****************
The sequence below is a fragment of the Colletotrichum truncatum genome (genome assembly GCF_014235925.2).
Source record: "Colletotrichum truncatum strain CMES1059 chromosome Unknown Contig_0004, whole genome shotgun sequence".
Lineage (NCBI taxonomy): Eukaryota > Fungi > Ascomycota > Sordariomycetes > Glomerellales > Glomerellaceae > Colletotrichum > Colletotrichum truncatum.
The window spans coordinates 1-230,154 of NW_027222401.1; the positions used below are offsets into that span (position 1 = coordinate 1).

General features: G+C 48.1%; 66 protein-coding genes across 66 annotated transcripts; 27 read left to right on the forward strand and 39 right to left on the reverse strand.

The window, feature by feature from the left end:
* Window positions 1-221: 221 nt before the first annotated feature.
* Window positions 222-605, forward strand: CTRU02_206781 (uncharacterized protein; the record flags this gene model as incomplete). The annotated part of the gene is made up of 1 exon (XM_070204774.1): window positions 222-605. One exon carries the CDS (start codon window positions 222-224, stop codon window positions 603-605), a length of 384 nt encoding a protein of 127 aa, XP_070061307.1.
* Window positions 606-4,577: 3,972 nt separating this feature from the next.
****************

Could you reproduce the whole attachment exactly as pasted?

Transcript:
The sequence below is a fragment of the Colletotrichum truncatum genome (genome assembly GCF_014235925.2).
Source record: "Colletotrichum truncatum strain CMES1059 chromosome Unknown Contig_0004, whole genome shotgun sequence".
Lineage (NCBI taxonomy): Eukaryota > Fungi > Ascomycota > Sordariomycetes > Glomerellales > Glomerellaceae > Colletotrichum > Colletotrichum truncatum.
The window spans coordinates 1-230,154 of NW_027222401.1; the positions used below are offsets into that span (position 1 = coordinate 1).

General features: G+C 48.1%; 66 protein-coding genes across 66 annotated transcripts; 27 read left to right on the forward strand and 39 right to left on the reverse strand.

The window, feature by feature from the left end:
* Window positions 1-221: 221 nt before the first annotated feature.
* Window positions 222-605, forward strand: CTRU02_206781 (uncharacterized protein; the record flags this gene model as incomplete). The annotated part of the gene is made up of 1 exon (XM_070204774.1): window positions 222-605. One exon carries the CDS (start codon window positions 222-224, stop codon window positions 603-605), a length of 384 nt encoding a protein of 127 aa, XP_070061307.1.
* Window positions 606-4,577: 3,972 nt separating this feature from the next.